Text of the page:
The AFL last week released its annual report showing a deficit of $23.6m – its first loss in a decade – and a fall in remuneration for chief executive Andrew Demetriou.

Demetriou’s pay fell from $2.2m in 2010 to $1.8m for 2011. This $400,000 difference can be attributed to the triggering of a one-off retention bonus payment in 2010.

That $400,000 loyalty payment is probably the best investment the AFL has ever made, It is under his stewardship that the AFL has become the leading sporting organisation in the country and pound for pound, one of the most successful in the world.

Despite the loss last year – attributable to the huge investment in Gold Coast and GWS, so hardly worrying stuff – the AFL had record revenue of $343m and an operating surplus of $234 million.

The other “metrics” are all very positive too. There were record levels of participation in the game (791,178, up from 751,015 in 2010), record club memberships (650,373 from 614,251 in 2010) and the average attendance rose to 34,893 putting the AFL in the top four in the professional sporting world, an amazing achievement given it is not even the dominant code in the most populous state.

The question now is where to for the league, and where to for Demetriou?

In terms of the broader AFL direction, the man himself laid out the broad brush strokes in an interview with the Murdoch press. Having secured all the big ticket items, now is the time to put the head down and make sure it all works according to plan.

“We have flagged that this is a year of consolidation. We have brought in two new clubs, we have a CBA, we have done the broadcast deal, we have re-signed all our sponsors. We have done all our big deals,” he explained.

“Now we have to look after the existing clubs and help them get some control over their debt.”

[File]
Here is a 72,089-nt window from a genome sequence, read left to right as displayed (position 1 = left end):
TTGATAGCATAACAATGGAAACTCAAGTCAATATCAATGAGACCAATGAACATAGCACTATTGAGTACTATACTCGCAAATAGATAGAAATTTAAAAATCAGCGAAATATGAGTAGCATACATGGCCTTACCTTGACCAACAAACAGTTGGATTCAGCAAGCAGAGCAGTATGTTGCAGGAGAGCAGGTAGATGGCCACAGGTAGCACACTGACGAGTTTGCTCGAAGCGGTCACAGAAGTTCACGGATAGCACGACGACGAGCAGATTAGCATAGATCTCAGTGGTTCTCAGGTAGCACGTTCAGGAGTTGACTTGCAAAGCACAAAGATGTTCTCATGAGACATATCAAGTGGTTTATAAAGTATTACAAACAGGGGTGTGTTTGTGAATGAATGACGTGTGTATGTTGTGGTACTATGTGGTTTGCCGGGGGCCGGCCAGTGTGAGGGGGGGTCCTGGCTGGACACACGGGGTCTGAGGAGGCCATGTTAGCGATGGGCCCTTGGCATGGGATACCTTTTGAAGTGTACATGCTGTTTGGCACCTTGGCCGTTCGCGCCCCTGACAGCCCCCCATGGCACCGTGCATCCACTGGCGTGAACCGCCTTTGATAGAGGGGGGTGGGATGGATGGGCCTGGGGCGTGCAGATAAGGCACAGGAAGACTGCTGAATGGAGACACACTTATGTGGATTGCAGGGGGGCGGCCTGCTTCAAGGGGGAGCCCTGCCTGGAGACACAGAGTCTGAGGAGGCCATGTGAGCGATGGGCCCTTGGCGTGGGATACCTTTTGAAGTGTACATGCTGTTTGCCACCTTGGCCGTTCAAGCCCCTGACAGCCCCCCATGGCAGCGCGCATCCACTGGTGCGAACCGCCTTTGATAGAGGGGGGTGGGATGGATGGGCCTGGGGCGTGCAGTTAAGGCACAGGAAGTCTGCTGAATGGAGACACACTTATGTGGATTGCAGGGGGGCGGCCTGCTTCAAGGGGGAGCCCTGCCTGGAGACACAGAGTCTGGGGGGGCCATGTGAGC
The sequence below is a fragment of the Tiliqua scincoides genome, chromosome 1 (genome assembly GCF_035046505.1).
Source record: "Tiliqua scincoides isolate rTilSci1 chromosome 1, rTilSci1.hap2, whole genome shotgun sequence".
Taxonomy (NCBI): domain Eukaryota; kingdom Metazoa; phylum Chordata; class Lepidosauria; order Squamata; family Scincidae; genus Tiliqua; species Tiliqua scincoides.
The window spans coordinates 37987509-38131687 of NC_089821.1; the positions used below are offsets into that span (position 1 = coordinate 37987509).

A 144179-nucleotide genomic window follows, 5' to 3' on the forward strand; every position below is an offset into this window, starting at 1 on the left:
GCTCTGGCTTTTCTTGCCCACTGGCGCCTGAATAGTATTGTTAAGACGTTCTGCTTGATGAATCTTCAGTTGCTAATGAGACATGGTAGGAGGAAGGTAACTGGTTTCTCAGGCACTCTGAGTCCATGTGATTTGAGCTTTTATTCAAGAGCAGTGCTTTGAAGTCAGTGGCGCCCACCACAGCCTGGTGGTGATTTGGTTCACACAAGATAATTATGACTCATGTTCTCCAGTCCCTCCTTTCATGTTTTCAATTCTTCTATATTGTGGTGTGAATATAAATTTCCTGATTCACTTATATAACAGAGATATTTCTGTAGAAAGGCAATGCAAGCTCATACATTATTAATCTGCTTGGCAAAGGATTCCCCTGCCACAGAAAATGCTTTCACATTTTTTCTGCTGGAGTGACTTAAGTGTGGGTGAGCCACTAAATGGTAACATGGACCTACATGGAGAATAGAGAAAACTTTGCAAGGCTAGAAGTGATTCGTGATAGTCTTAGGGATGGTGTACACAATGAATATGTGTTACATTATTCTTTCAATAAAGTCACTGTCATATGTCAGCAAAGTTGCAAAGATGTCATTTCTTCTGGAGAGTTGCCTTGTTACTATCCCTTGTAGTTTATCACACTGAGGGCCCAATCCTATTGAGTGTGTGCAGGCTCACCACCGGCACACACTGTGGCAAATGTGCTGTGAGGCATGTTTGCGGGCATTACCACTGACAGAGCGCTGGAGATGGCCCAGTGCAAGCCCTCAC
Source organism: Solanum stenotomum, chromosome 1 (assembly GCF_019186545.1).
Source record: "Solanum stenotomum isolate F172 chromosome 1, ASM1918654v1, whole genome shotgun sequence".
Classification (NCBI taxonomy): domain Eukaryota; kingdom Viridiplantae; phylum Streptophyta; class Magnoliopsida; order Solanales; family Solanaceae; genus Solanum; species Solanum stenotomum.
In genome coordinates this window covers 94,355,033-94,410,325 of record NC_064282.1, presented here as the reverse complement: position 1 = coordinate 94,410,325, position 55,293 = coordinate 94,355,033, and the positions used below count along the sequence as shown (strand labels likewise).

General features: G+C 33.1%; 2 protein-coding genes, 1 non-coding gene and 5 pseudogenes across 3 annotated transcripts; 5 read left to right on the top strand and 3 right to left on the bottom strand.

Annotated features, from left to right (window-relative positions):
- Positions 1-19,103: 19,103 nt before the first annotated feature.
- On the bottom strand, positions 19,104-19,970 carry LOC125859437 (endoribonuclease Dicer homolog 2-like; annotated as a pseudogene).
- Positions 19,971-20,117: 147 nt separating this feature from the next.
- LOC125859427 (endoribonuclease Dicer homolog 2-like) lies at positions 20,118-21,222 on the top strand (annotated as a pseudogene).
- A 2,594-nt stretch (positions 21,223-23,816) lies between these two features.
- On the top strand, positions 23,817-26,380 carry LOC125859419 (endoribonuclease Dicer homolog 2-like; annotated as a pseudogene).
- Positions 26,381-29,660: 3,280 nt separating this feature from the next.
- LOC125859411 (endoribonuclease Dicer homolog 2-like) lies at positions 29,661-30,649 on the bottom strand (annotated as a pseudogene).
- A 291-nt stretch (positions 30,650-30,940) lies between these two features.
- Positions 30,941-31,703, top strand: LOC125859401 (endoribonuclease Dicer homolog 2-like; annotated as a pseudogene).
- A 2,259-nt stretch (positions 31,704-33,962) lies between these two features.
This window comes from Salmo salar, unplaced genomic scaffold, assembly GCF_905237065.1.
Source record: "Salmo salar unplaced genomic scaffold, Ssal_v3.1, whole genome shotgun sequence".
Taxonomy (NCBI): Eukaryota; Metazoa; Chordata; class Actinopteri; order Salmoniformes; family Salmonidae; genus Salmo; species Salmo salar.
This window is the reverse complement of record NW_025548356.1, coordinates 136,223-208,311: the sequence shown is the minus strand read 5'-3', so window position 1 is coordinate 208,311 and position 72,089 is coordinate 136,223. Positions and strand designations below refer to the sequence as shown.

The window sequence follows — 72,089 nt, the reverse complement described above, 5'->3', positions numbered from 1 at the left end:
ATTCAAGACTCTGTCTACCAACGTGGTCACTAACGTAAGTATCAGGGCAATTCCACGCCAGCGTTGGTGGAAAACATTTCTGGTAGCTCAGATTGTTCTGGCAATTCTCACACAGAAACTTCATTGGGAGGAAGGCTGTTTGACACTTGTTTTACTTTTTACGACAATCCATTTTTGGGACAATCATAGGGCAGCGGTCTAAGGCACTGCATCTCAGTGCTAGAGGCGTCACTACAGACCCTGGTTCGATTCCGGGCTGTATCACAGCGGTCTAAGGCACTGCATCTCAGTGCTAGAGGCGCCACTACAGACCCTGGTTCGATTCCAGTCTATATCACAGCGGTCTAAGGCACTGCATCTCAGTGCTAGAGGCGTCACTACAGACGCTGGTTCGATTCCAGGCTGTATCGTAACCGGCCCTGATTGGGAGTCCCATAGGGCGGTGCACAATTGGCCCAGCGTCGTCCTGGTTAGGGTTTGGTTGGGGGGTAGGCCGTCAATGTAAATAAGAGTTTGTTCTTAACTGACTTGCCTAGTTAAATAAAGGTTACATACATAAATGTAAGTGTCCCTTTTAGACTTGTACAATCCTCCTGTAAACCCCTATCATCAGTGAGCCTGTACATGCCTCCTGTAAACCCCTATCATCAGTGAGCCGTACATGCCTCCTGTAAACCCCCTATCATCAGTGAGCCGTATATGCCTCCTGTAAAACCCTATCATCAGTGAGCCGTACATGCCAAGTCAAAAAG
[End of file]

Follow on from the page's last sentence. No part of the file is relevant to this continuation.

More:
It is fair to assume that this year of consolidation will actually stretch to three. The funding agreement for the clubs states explicitly that things will be reviewed after three years.

The league has essentially given the smaller clubs three years of unqualified support to be assessed again in 2014. If clubs can’t show progress in that time, then the AFL will most likely use the opportunity to step in at some level.

This doesn’t mean that clubs will be killed off or allowed to go under. That’s never happening again. The whole long-term strategy relies on there being 18 teams. But just because there’s 18 teams in the strategy doesn’t automatically mean there’ll be the same 18 teams.

It’s quite possible that one day a club will accept an AFL offer along the lines of what they pitched to North Melbourne to move to the Gold Coast. Thus, it is entirely plausible to see a situation where a Melbourne club that hasn’t kicked on – despite all the AFL assistance – decides to take up an offer to merge with one of the fledging clubs, thus making way for a dedicated Tasmanian team.

But all that is a long way down the track. For now, the league is trying to get the pillows suitably fluffed on the bed it has made for itself.

What of Demetriou himself?

Will he be there in 2014 when the next fulcrum point for change arrives? And if he isn’t, what will he be doing instead?

It is easy to see why he’d want to move on. Demetriou is universally admired, if not liked, for what he has achieved in his time as CEO.

He’s made the AFL the undisputed beast of Australian sport. The ultimate compliment is flattery and it is under his tenure that we’ve seen the NRL consciously mimicking the way the AFL goes about its business.

He’s also got an unrivalled contacts book across politics, business and the media. He’s shown he can do the hard-headed big ticket deals like the TV rights; he boasts a deft but highly effective feel for
industrial relations and crucially, he possesses the kind of innate understanding of how major organisations need to lead on social issues.

Having tied up long-term deals with all the major stakeholders of the competition – the TV rights, the CBA and the funding deal with the clubs – he could well ask himself where the next challenge is coming from.

On a personal level, now would be an opportune moment for change too. He turns 51 in April. He has a young family with his second wife but would seem to be a long way from putting his career on the backburner to become a dedicated house husband and father.